RNA processing defects of the helicase gene RECQL4 in a compound heterozygous Rothmund-Thomson patient.
ABSTRACT Rothmund-Thomson syndrome (RTS) (OMIM 268400) is an autosomal recessive genodermatosis associated with genomic instability and increased risk of mesenchymal cancers. Mutations in the RECQL4 gene, encoding a protein of the family of Werner (WRN) and Bloom (BLM) helicases, have been identified in a subset of RTS patients. Apart from congenital poikiloderma, the clinical presentation of RTS is widely variable, raising the question of the possible existence of a second locus. Results herein reported on a sporadic Caucasian patient emphasize the concept that mutation analyses at both DNA and RNA level complement the genetic defect suggested by clinical and cytogenetic signs. The patient presented with typical congenital poikiloderma and bone defects and exhibited significant genomic instability in the peripheral blood karyotype. By RECQL4 DNA mutation analysis, he was found to carry a 1473delT (mut 5) on one allele and an AG to AC change at the 3'-splice site of exon 13 (a variant of mut 4) on the second allele. RT-PCR analysis of RECQL4 cDNA encompassing the entire helicase domain showed diffuse splicing defects indicating that the loss of a single 3'-splice signal motif disregulates the correct splice-site selection and affects the overall RNA processing. The presence of an unstable minisatellite which ends at 3'-splice site of IVS12 may enhance the mutation at this site. This genomic feature together with a number of short introns in the RECQL4 gene may account for the common missplicing of RECQL4 mRNA. While it is possible that defects of RECQL4 mRNA processing might account for part of the clinical variability observed for this syndrome, only a thorough analysis at both genomic and RNA level may allow a genotype-phenotype correlation in RTS patients, restricting the search of a second RTS locus to the specific patients.
- American Journal of Medical Genetics Part A 08/2004; · 2.30 Impact Factor
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ABSTRACT: Rothmund-Thomson syndrome is a rare genodermatosis caused by biallelic mutations of the RECQL4 gene and is characterised by poikiloderma, sparse hair, eyelashes and/or eyebrows, small stature, skeletal and dental abnormalities and cancer predisposition. Mutations predicted to result in the loss of RECQL4 protein have been associated with osteosarcoma risk, but mutation(s)-phenotype correlations are better addressed by combined DNA and RNA analyses. We describe two siblings with a mild phenotype, mainly restricted to the skin, who carry the unreported paternal c.2272C>T alteration in exon 14 and the previously reported maternal exon 15 c.2492_2493delAT, both predicted to result in premature termination codons (p.(Arg758*), p.(His831Argfs*52)). However real-time and transcript analysis showed, in the carrier father and affected daughter, increased levels of a novel RECQL4 physiological alternative transcript with partial in-frame skipping of exon 14, generated by increased usage of a weak cryptic splice site. This alternative transcript is expressed in all controls and tested tissues, its upregulation is specific to the paternal c.2272C>T mutation and depends on the abrogation of the binding motifs for SF2 and SRp55 serine/arginine-rich proteins with bypass of the mutation site located in the skipped exon 14 portion. Moreover, in the proband the increased levels of the alternative transcript, likely encoding a protein isoform with residual activity, may compensate for the dearth of the canonical transcript with the c.2492_2493delAT, accounting for the mild clinical phenotype of the siblings. Our results emphasise the value of RNA analysis to better predict the effects of RECQL4 mutations on the clinical phenotype.European Journal of Human Genetics advance online publication, 12 February 2014; doi:10.1038/ejhg.2014.18.European journal of human genetics: EJHG 02/2014; · 3.56 Impact Factor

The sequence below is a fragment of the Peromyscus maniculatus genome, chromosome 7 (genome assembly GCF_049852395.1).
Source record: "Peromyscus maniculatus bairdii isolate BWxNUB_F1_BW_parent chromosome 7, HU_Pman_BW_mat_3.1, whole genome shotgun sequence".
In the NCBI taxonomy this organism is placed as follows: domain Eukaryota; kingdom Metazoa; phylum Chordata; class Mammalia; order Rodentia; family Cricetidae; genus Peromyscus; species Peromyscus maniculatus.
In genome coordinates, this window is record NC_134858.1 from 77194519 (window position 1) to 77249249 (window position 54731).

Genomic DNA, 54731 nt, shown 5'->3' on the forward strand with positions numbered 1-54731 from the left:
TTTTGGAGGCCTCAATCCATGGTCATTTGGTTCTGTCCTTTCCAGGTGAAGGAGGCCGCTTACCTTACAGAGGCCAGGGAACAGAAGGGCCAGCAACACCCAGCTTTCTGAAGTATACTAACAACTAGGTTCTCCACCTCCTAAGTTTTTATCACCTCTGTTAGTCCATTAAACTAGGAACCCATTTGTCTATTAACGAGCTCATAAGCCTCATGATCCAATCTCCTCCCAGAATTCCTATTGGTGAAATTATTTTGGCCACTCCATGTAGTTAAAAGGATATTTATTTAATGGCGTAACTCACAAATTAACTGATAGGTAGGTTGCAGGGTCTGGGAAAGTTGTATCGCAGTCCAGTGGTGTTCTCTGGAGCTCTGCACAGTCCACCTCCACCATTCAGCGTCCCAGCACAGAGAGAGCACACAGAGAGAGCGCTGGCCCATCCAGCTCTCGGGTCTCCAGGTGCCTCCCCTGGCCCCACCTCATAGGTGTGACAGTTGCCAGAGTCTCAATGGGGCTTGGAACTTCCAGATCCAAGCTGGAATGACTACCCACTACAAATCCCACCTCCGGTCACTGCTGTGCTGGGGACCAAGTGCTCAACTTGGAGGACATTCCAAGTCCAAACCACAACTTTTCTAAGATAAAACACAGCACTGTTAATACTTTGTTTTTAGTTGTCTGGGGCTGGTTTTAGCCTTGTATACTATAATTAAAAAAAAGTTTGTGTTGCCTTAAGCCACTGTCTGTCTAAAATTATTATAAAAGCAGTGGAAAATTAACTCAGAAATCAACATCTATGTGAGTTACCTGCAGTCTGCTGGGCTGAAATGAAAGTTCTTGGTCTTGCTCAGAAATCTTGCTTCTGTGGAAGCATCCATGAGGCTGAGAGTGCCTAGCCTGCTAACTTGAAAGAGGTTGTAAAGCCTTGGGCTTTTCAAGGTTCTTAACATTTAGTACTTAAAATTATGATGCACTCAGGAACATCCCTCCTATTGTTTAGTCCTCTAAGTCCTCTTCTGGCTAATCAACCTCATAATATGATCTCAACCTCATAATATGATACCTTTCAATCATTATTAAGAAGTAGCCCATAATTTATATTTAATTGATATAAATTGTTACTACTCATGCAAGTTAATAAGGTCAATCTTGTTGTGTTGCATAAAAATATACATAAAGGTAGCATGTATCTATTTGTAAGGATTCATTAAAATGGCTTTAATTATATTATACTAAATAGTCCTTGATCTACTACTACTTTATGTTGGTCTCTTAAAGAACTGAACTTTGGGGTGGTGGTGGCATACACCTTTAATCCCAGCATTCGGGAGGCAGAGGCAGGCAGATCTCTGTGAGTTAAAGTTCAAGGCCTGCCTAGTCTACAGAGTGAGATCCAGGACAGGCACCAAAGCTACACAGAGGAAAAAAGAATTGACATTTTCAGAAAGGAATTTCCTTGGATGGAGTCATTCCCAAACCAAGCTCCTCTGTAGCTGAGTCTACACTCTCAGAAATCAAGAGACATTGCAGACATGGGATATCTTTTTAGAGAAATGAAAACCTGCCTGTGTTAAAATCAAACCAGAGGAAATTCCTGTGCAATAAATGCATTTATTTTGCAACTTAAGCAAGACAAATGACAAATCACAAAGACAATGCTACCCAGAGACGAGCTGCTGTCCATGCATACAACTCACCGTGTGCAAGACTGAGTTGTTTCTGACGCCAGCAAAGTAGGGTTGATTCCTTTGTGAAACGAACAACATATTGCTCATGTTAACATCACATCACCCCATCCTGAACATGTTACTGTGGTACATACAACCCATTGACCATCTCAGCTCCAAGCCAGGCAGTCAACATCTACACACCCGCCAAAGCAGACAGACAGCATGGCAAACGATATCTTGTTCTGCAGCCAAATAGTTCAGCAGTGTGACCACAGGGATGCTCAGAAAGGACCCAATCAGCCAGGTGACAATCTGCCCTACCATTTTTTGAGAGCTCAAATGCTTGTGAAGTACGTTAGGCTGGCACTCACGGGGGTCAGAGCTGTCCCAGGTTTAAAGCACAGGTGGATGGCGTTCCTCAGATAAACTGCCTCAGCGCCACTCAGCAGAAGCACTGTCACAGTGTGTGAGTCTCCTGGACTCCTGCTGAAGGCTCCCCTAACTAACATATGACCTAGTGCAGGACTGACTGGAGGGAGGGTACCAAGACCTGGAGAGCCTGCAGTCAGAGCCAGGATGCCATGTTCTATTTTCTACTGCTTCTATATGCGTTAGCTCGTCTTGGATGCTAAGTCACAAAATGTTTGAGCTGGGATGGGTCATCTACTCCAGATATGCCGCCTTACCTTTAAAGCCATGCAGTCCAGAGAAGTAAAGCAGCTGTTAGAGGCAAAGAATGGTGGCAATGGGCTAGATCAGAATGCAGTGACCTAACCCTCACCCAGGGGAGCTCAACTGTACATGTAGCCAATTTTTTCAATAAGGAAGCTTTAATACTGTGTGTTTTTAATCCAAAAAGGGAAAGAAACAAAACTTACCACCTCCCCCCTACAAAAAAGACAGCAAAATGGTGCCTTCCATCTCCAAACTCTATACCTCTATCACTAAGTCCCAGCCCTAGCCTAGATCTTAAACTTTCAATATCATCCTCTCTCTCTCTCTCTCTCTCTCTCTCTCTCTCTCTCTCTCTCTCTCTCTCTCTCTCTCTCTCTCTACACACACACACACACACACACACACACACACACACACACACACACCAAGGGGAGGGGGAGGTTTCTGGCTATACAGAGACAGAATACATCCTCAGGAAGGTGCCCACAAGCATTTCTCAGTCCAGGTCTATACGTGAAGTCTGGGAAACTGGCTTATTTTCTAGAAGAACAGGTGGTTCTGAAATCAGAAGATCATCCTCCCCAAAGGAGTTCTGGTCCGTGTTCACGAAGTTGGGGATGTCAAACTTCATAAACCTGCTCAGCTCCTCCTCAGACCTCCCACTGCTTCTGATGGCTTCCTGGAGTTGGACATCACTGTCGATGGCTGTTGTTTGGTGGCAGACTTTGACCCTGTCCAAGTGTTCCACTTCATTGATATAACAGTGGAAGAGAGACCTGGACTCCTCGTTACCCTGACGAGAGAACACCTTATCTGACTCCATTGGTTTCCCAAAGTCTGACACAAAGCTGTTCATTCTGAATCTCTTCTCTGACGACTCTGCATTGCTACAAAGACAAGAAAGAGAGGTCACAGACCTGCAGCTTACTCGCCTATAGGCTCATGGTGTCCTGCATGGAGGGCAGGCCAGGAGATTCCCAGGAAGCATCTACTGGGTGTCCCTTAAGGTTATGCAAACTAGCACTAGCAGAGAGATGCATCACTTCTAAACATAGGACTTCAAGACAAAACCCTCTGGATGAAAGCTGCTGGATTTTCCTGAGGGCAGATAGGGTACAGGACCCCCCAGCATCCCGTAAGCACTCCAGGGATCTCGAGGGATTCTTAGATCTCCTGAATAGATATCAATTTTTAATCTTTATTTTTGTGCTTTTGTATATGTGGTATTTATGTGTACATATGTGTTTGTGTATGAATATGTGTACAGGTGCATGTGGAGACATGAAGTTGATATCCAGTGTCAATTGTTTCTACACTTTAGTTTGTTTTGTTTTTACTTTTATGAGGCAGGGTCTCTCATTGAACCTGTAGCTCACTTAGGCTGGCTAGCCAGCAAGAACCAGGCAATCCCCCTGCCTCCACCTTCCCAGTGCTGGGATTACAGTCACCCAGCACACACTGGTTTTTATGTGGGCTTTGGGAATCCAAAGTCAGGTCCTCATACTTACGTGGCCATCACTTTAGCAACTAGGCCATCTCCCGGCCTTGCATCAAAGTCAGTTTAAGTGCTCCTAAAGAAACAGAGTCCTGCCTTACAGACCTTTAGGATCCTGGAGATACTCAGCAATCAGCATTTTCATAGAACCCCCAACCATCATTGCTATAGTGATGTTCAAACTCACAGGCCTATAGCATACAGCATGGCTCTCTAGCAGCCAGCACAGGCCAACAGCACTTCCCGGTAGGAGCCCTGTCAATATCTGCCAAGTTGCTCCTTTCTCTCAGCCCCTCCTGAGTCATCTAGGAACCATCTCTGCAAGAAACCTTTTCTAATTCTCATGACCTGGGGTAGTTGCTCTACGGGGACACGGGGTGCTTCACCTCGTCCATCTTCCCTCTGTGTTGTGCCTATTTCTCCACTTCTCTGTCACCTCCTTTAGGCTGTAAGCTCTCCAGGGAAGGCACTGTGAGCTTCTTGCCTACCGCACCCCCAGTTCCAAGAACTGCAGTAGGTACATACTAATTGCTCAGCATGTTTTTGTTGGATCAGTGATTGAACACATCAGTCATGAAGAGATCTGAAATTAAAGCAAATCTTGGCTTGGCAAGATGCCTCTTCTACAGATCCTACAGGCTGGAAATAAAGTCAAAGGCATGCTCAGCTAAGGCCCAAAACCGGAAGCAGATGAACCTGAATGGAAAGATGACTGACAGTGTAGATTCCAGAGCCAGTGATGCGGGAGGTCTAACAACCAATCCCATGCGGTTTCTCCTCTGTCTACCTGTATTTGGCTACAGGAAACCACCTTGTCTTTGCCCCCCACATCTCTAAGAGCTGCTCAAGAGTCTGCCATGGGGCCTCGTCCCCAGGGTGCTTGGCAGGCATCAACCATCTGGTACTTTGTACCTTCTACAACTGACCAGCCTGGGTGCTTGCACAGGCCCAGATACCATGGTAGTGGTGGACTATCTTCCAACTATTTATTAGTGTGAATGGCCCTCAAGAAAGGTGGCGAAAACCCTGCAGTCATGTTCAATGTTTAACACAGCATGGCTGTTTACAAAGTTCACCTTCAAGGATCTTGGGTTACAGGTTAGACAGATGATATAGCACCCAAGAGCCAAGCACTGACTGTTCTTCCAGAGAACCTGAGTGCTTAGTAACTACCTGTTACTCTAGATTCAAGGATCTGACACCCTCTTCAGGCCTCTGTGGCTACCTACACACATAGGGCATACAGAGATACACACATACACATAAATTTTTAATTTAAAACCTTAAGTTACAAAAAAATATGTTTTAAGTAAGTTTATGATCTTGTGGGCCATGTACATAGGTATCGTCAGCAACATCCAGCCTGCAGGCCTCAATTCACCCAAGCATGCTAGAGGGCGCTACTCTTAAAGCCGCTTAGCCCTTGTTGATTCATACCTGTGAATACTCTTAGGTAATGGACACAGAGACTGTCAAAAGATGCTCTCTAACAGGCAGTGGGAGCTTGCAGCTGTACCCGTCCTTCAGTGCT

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ABSTRACT: BACKGROUND: Rothmund-Thomson syndrome (RTS) is a rare autosomal recessive disorder characterized by genomic instability and increased risk of various malignancies, especially osteosarcoma and squamous cell carcinoma. We report the first RTS patient who developed a central nervous system (CNS)-related neoplasm. CASE DESCRIPTION: A 28-year-old male, previously diagnosed with RTS , developed a massive parasagital lesion, detected by magnetic resonance imaging. The tumor was surgically removed and histologically diagnosed as atypical meningioma. Preoperative symptoms were dramatically improved. CONCLUSIONS: This is the first description of a CNS-related malignancy in RTS patients. Although rare, the genomic instability and additional risk factors of this syndrome should be considered in choosing the course of treatment.Surgical Neurology International 01/2012; 3(1):148. · 1.18 Impact Factor